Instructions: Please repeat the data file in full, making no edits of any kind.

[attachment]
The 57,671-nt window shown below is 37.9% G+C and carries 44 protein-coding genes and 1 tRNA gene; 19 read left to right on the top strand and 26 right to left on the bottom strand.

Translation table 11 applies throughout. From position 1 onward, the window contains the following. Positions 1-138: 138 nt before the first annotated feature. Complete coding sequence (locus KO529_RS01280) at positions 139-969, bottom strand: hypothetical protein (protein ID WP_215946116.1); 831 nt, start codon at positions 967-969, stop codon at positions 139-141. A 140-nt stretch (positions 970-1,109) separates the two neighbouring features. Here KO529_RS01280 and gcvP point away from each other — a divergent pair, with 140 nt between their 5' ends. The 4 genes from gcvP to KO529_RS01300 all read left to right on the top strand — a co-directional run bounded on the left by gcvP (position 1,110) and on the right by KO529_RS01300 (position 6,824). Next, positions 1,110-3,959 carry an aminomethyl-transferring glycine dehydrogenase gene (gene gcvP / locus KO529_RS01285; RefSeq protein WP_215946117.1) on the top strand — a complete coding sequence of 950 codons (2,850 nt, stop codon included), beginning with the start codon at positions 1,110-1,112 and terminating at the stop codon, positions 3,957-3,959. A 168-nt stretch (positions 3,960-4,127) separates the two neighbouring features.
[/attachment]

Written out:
The 57,671-nt window shown below is 37.9% G+C and carries 44 protein-coding genes and 1 tRNA gene; 19 read left to right on the top strand and 26 right to left on the bottom strand.

Translation table 11 applies throughout. From position 1 onward, the window contains the following. Positions 1-138: 138 nt before the first annotated feature. Complete coding sequence (locus KO529_RS01280) at positions 139-969, bottom strand: hypothetical protein (protein ID WP_215946116.1); 831 nt, start codon at positions 967-969, stop codon at positions 139-141. A 140-nt stretch (positions 970-1,109) separates the two neighbouring features. Here KO529_RS01280 and gcvP point away from each other — a divergent pair, with 140 nt between their 5' ends. The 4 genes from gcvP to KO529_RS01300 all read left to right on the top strand — a co-directional run bounded on the left by gcvP (position 1,110) and on the right by KO529_RS01300 (position 6,824). Next, positions 1,110-3,959 carry an aminomethyl-transferring glycine dehydrogenase gene (gene gcvP / locus KO529_RS01285; RefSeq protein WP_215946117.1) on the top strand — a complete coding sequence of 950 codons (2,850 nt, stop codon included), beginning with the start codon at positions 1,110-1,112 and terminating at the stop codon, positions 3,957-3,959. A 168-nt stretch (positions 3,960-4,127) separates the two neighbouring features.